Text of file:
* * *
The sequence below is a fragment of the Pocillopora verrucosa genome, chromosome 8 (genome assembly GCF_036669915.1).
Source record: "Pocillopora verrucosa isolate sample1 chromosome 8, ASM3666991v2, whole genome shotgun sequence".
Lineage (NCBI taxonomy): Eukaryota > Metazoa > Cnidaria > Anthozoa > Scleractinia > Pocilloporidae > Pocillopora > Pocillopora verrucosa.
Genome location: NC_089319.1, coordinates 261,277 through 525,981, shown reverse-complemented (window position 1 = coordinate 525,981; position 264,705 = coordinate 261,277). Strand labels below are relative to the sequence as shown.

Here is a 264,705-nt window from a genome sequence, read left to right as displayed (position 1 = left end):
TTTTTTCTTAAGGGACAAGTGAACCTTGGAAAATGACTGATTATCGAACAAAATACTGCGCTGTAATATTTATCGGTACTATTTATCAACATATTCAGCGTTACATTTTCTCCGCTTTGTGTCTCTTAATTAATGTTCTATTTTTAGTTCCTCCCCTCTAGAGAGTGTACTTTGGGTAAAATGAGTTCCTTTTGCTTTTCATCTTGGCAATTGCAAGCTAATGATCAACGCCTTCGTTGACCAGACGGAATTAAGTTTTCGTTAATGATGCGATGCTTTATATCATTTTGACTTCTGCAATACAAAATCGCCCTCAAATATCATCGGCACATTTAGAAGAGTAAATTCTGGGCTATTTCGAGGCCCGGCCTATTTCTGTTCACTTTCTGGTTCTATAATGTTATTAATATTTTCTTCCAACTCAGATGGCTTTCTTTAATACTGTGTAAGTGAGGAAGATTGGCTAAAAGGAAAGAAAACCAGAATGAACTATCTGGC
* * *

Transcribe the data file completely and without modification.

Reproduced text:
The sequence below is a fragment of the Pocillopora verrucosa genome, chromosome 8 (genome assembly GCF_036669915.1).
Source record: "Pocillopora verrucosa isolate sample1 chromosome 8, ASM3666991v2, whole genome shotgun sequence".
Lineage (NCBI taxonomy): Eukaryota > Metazoa > Cnidaria > Anthozoa > Scleractinia > Pocilloporidae > Pocillopora > Pocillopora verrucosa.
Genome location: NC_089319.1, coordinates 261,277 through 525,981, shown reverse-complemented (window position 1 = coordinate 525,981; position 264,705 = coordinate 261,277). Strand labels below are relative to the sequence as shown.

Here is a 264,705-nt window from a genome sequence, read left to right as displayed (position 1 = left end):
TTTTTTCTTAAGGGACAAGTGAACCTTGGAAAATGACTGATTATCGAACAAAATACTGCGCTGTAATATTTATCGGTACTATTTATCAACATATTCAGCGTTACATTTTCTCCGCTTTGTGTCTCTTAATTAATGTTCTATTTTTAGTTCCTCCCCTCTAGAGAGTGTACTTTGGGTAAAATGAGTTCCTTTTGCTTTTCATCTTGGCAATTGCAAGCTAATGATCAACGCCTTCGTTGACCAGACGGAATTAAGTTTTCGTTAATGATGCGATGCTTTATATCATTTTGACTTCTGCAATACAAAATCGCCCTCAAATATCATCGGCACATTTAGAAGAGTAAATTCTGGGCTATTTCGAGGCCCGGCCTATTTCTGTTCACTTTCTGGTTCTATAATGTTATTAATATTTTCTTCCAACTCAGATGGCTTTCTTTAATACTGTGTAAGTGAGGAAGATTGGCTAAAAGGAAAGAAAACCAGAATGAACTATCTGGC